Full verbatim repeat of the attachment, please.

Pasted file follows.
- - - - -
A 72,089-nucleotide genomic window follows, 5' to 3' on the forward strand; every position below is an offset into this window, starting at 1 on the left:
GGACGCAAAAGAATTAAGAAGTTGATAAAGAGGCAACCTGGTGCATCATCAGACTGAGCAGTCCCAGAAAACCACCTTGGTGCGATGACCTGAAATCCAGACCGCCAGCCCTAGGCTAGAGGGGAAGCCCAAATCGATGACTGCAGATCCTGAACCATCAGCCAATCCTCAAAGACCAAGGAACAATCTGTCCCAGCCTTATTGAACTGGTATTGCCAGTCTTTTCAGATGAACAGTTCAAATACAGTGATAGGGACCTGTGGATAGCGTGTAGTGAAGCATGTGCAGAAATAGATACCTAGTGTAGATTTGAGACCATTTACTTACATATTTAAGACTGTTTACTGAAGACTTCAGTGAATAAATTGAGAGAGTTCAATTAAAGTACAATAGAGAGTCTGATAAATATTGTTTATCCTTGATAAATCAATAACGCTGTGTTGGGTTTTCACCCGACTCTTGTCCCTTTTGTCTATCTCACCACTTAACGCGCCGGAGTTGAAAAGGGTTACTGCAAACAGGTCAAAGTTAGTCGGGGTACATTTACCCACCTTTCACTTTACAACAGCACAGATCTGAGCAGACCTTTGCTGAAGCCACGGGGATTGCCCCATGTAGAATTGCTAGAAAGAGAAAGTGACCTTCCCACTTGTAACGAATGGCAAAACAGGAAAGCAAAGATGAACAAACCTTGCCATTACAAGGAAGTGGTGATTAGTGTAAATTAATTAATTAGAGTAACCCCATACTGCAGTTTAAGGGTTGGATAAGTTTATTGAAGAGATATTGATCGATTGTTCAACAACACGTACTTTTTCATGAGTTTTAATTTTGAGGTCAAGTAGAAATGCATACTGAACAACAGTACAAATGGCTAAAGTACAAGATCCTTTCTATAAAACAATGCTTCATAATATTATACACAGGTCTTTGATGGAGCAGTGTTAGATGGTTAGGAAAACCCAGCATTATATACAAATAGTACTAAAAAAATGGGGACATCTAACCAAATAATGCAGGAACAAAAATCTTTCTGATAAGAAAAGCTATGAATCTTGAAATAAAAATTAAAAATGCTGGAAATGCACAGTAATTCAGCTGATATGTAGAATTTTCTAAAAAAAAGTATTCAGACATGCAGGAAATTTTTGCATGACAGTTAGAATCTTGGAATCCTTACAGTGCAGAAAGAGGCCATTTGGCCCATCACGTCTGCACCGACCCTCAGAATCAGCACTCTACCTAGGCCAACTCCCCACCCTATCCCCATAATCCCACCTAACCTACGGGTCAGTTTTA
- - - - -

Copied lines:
A 72,089-nucleotide genomic window follows, 5' to 3' on the forward strand; every position below is an offset into this window, starting at 1 on the left:
GGACGCAAAAGAATTAAGAAGTTGATAAAGAGGCAACCTGGTGCATCATCAGACTGAGCAGTCCCAGAAAACCACCTTGGTGCGATGACCTGAAATCCAGACCGCCAGCCCTAGGCTAGAGGGGAAGCCCAAATCGATGACTGCAGATCCTGAACCATCAGCCAATCCTCAAAGACCAAGGAACAATCTGTCCCAGCCTTATTGAACTGGTATTGCCAGTCTTTTCAGATGAACAGTTCAAATACAGTGATAGGGACCTGTGGATAGCGTGTAGTGAAGCATGTGCAGAAATAGATACCTAGTGTAGATTTGAGACCATTTACTTACATATTTAAGACTGTTTACTGAAGACTTCAGTGAATAAATTGAGAGAGTTCAATTAAAGTACAATAGAGAGTCTGATAAATATTGTTTATCCTTGATAAATCAATAACGCTGTGTTGGGTTTTCACCCGACTCTTGTCCCTTTTGTCTATCTCACCACTTAACGCGCCGGAGTTGAAAAGGGTTACTGCAAACAGGTCAAAGTTAGTCGGGGTACATTTACCCACCTTTCACTTTACAACAGCACAGATCTGAGCAGACCTTTGCTGAAGCCACGGGGATTGCCCCATGTAGAATTGCTAGAAAGAGAAAGTGACCTTCCCACTTGTAACGAATGGCAAAACAGGAAAGCAAAGATGAACAAACCTTGCCATTACAAGGAAGTGGTGATTAGTGTAAATTAATTAATTAGAGTAACCCCATACTGCAGTTTAAGGGTTGGATAAGTTTATTGAAGAGATATTGATCGATTGTTCAACAACACGTACTTTTTCATGAGTTTTAATTTTGAGGTCAAGTAGAAATGCATACTGAACAACAGTACAAATGGCTAAAGTACAAGATCCTTTCTATAAAACAATGCTTCATAATATTATACACAGGTCTTTGATGGAGCAGTGTTAGATGGTTAGGAAAACCCAGCATTATATACAAATAGTACTAAAAAAATGGGGACATCTAACCAAATAATGCAGGAACAAAAATCTTTCTGATAAGAAAAGCTATGAATCTTGAAATAAAAATTAAAAATGCTGGAAATGCACAGTAATTCAGCTGATATGTAGAATTTTCTAAAAAAAAGTATTCAGACATGCAGGAAATTTTTGCATGACAGTTAGAATCTTGGAATCCTTACAGTGCAGAAAGAGGCCATTTGGCCCATCACGTCTGCACCGACCCTCAGAATCAGCACTCTACCTAGGCCAACTCCCCACCCTATCCCCATAATCCCACCTAACCTACGGGTCAGTTTTA